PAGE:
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December 18, 2009

RoCK sips a little bourbon

Colonel%20Masters4.jpg

Guest poster Robert of Cross Keys leads a most interesting life. I wonder what he does for his real job? Here's RoCK's Free Market Friday. EL

Last week I was at the Chapeze House in Bardstown, Ky. for a bourbon tasting and dinner at the Hospitality, Kentucky Style show with Colonel Michael Masters, the host of Kentucky and also a distant cousin of mine via the Boone line.

When you have some Boone blood in you, you are probably related to most everyone from Kentucky – somewhere John McIntyre just winced at the prospect that we might be kin. Unfortunately, the evening didn’t go as planned. The bourbon bottle let me down. ...
 

I arrived at Chapeze House with a few of my friends, and we were greeted by the Colonel.   The Colonel is a real character.  His physique, speech and mannerisms remind me of Sam the Snowman, the Burl Ives-voiced character from "Rudolph the Red Nosed Reindeer."  Instead of silly reindeer games, however, the Colonel has all these great stories about bourbon and the people associated with it, like Jimmy Russell of Wild Turkey and the late Booker Noe of Jim Beam.  

The first thing on the agenda was a premium bourbon tasting.  The Colonel has an unbelievable collection of bourbons, almost 100 – some dating back the War of Northern Aggression – most of which you’ll never see in liquor stores.  He brought out a nice selection for all of us to try. I tried a few.  Everything was good. I then proceeded to fall asleep … for the rest of the evening.
 
That incident is proof that I am no longer who I used to be.  There was a time when I could throw down with the best of them.  I went to an all-male college in the South, where being able to hold your bourbon was practically a requirement for graduation.  Now, those days are gone. I feel like Willie Mays falling down in the outfield as I try to play a game whose time has passed me by.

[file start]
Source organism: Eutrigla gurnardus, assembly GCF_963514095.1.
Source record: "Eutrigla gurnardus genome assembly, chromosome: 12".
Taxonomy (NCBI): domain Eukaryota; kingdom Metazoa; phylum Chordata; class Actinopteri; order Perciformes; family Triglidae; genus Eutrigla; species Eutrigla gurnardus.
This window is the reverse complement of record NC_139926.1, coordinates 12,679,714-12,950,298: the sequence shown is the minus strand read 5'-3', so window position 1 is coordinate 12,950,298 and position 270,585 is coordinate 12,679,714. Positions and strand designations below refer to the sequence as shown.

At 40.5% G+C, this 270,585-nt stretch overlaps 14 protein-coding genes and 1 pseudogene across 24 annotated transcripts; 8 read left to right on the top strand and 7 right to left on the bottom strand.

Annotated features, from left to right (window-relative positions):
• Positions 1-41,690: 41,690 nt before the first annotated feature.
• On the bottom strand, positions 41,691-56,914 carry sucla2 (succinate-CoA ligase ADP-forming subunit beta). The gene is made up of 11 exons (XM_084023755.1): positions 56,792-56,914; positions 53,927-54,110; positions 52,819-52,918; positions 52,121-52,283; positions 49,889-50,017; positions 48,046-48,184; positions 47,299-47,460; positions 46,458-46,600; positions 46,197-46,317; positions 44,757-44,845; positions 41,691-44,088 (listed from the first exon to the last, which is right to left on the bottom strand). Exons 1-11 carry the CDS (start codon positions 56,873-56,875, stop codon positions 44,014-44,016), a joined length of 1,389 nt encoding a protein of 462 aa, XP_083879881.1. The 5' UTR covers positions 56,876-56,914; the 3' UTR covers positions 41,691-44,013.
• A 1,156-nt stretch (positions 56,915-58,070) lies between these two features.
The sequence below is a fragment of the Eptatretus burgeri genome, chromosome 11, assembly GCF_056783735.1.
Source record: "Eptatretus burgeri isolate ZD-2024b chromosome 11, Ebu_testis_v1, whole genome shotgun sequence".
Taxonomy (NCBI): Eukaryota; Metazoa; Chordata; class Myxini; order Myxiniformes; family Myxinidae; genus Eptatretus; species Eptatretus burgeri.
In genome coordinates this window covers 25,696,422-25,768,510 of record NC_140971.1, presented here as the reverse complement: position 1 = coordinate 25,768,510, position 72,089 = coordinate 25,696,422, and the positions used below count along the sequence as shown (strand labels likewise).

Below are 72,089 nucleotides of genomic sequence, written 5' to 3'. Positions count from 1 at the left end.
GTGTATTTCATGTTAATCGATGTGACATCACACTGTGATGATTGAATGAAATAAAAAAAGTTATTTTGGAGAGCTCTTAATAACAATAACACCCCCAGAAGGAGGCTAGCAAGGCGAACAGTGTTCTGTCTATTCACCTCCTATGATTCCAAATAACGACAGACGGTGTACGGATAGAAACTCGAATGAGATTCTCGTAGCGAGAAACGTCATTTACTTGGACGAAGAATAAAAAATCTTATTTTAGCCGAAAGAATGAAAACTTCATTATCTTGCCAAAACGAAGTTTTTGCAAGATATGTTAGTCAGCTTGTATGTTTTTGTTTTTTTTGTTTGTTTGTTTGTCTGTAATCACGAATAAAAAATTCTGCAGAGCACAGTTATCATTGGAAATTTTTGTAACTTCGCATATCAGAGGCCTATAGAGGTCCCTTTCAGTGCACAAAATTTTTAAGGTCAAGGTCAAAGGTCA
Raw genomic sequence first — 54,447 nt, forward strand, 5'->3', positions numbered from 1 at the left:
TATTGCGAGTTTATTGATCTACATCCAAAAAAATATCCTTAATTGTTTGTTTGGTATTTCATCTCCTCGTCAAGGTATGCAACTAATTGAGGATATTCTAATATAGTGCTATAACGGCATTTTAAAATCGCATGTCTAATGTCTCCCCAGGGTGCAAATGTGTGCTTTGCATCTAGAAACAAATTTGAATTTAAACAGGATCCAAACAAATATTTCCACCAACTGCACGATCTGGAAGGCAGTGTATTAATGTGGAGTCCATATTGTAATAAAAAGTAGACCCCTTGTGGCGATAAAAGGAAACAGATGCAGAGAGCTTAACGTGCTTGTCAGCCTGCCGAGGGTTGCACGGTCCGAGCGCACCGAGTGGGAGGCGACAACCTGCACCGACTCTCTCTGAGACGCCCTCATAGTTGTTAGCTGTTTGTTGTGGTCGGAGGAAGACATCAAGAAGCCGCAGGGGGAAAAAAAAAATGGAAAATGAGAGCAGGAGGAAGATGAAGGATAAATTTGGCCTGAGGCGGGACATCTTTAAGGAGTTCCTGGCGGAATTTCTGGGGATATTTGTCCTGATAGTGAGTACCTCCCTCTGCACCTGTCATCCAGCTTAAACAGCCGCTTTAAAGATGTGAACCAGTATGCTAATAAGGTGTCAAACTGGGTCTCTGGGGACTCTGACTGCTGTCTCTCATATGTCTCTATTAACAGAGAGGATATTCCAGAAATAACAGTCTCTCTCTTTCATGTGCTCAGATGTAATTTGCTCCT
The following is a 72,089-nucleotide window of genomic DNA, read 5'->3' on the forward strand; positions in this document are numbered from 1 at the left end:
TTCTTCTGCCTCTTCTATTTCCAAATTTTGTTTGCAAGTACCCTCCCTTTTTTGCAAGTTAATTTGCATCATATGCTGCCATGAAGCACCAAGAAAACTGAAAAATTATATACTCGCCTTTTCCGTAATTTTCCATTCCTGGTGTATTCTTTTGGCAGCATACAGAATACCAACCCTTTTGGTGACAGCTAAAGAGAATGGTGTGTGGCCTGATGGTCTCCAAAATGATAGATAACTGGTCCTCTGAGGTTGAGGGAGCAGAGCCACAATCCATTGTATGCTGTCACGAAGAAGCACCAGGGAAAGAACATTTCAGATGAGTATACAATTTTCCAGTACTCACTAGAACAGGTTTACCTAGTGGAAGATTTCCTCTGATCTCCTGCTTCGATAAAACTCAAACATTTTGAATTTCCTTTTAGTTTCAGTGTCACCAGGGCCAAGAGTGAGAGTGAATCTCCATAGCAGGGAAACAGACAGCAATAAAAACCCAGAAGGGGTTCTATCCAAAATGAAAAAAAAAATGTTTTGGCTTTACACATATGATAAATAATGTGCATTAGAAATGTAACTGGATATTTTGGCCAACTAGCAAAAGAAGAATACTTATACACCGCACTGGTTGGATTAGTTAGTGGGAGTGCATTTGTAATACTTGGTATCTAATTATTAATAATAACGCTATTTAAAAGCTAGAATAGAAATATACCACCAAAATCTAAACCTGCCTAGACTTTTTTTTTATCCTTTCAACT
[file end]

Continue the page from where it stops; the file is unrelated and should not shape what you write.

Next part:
My early slumber took me away from the dinner table; however, my friends were able to enjoy it. The Colonel was serving up huge pork chops doused with a splash of bourbon and grilled in his backyard.  Sides were a homemade red-skinned potato salad, tangy cole slaw and slow cooked green beans with some snappy vinegar.  Of course, there was also homemade black skillet cornbread. For dessert, ice cream and cream puffs were drenched in bourbon chocolate sauce.
 
Fortunately, a doggie bag was made up for me. I was able to try everything except the ice cream the next day.   It was still really good, but I’m going to have to make it down to Kentucky again to really experience what I missed out on.  

And just to be safe, next time the bourbon sampling will come after dinner. 

(Photo courtesy of Colonel Michael Masters) 

Posted by Elizabeth Large at 2:27 PM | | Comments (36)
        

Comments

wow! this sounds strangely familiar. did there happen to be a strange fellow with a mustache, bad manners and kazakhstani accent in attendance?

War of Northern Aggression? Are we talking about the Korean War?

You poor dear. That is not the right kind of thing to sleep through. Obviously, your day job is taking way too much out of you, and has to go.

RoCK,
Tis a shame you nodded off early. Still, that sounded like a great evening. I'd love to try those bourbons.

Lissa,
Surely you jest.

Robert, unlikely as the prospect is, I would be delighted to claim kin with you.

No, Rob, she's not jesting, and stop calling her Shirley!

I don't know if it is still true, but at one point no two bourbon distilleries used the same town as their point of origin. The Bardstown plant eventually was the home of Kentucky Gentleman bourbon. Prior to WWII, my father was the visiting general manager of the facility which was owned by National Distillers. I can not remember the brand name for the bourbon produced there then.

As for the War of Northern Aggression, my friends in Louisiana and Virginia still call it "The Recent Unpleasantness."

In the middle of the night I awoke thinking, "Tom Moore," the name of the distillery [and its product] in Bardstown KY. Another vistory over KRAFT disease.

I've experienced a bourbon tasting with the Colonel in the past, and I made it through the entire tasting, so I'm not sure what happened this last time. Sometimes you beat the bourbon, and sometimes the beats you.

As for the War of Northern Aggression, my friends in Louisiana and Virginia still call it "The Recent Unpleasantness."

I had friends who considered Virginia part of the north. In fact, they considered anything north of I 10 to be the north.

Thank you for the interesting post, RoCK. But allow me to ask, what's your favorite bourbon? I saw in the picture several I like and Knob Creek, which I REALLY don't.